Six Tunisia police chiefs dismissed over museum attack
Police commanders in charge of tourist security and intelligence brigade sacked by prime minister over “deficiencies”.
Tunisia’s prime minister has dismissed six police commanders, including those in charge of tourist security and an intelligence brigade.
Monday’s decision by Habib Essid follows the March 18 attack on the National Bardo Museum in Tunis, which killed 21 people, 20 of whom were foreign tourists.
Mofdi Mssedi, the prime minister’s office spokesman, said the six also included an intelligence brigade chief, the Tunis district police chief, the traffic police commander, a Bardo Museum security chief and a commander for the capital’s Sidi Bachir district.
“Prime Minister Habib Essid visited the Bardo Museum yesterday [Sunday] and took note of several security failures there,” Mssedi said.
Armed men killed foreign tourists, including Japanese, Polish, Italian and Spanish visitors, last Wednesday as they got off buses at the Bardo Museum, inside the parliament compound that is normally heavily guarded.
One police officer working at the museum had been arrested for abandoning his post during the attack, local media reported. Officials did not immediately confirm the detention.
Blow to tourism industry
It was the worst attack in more than a decade in Tunisia, testing the North African country’s young democracy four years after the revolt that overthrew Zine El Abidine Ben Ali and opened the way for free elections.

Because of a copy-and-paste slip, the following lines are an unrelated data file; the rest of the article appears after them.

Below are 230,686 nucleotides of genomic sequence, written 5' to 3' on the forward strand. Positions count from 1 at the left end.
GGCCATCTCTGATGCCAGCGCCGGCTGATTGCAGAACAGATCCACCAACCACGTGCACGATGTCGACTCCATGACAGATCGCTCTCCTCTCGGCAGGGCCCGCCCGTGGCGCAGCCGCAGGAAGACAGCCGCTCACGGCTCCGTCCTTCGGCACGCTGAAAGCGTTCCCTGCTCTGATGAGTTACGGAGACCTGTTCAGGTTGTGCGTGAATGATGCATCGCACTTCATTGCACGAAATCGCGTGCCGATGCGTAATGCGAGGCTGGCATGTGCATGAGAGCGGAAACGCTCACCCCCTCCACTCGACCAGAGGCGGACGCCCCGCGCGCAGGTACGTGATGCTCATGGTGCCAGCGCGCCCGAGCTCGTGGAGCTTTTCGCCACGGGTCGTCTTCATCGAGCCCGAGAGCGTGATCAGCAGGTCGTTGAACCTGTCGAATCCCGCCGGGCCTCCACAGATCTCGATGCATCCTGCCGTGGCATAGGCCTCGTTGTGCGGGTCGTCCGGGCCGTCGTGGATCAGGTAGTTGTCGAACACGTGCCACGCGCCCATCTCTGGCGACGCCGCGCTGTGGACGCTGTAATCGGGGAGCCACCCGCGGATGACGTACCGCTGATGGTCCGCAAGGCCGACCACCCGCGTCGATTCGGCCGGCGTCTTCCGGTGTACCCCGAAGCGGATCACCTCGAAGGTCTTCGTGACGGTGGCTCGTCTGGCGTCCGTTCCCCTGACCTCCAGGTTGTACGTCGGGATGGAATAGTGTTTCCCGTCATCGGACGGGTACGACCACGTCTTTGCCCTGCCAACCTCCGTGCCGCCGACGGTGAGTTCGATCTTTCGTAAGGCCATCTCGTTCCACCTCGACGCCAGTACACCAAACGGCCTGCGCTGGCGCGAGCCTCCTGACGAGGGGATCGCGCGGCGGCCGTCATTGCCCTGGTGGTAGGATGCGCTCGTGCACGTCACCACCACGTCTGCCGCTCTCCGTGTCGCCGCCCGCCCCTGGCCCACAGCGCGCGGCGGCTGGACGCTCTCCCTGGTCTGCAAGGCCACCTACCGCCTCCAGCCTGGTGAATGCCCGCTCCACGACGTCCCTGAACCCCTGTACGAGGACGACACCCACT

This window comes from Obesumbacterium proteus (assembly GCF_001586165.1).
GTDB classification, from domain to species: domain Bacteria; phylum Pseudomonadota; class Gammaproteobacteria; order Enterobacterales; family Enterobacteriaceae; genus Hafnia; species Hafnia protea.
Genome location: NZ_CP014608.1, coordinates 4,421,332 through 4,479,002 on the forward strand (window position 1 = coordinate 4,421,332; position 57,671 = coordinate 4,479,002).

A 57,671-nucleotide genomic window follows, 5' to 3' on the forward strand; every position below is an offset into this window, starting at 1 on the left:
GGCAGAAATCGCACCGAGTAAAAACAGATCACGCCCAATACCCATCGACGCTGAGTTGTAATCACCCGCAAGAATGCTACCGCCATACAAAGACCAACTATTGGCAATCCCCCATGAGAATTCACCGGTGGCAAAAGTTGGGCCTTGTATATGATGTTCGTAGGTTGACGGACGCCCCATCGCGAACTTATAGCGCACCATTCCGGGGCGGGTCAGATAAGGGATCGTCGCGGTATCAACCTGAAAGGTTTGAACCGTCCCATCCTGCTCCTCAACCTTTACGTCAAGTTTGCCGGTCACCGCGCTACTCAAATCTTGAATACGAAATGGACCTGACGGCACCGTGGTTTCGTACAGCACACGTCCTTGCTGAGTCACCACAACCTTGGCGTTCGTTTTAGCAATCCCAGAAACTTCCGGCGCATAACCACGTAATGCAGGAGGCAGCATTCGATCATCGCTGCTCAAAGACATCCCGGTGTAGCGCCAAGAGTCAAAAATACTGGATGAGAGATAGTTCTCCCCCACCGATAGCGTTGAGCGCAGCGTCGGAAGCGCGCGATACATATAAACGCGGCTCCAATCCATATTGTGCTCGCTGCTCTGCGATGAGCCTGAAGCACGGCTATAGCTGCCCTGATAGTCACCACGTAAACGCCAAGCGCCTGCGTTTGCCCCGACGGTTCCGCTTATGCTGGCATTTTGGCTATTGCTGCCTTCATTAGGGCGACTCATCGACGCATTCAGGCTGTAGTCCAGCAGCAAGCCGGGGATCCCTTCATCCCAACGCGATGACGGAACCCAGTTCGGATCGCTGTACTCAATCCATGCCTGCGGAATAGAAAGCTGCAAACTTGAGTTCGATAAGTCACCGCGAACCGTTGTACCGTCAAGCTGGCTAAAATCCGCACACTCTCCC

The Islamic State of Iraq and the Levant (ISIL) group has claimed responsibility for the attack, which has badly shaken the crucial tourism industry in the North African nation considered the birthplace of the Arab Spring revolts.
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Two gunmen were shot dead at the scene in Tunis and authorities say they are looking for a third suspect.
They have so far arrested more than 20 people, 10 of whom officials believe were directly involved in the attack. Some had recently returned from fighting for armed groups in Syria, Iraq and Libya.
Security forces have been caught up in a growing battle with fighters in Tunisia, some of whom are returning from training and fighting overseas.
Authorities say the two men blamed for that attack had no clear links to armed groups.
Several well-armed groups in neighbouring and chaotic Libya have pledged allegiance to ISIL.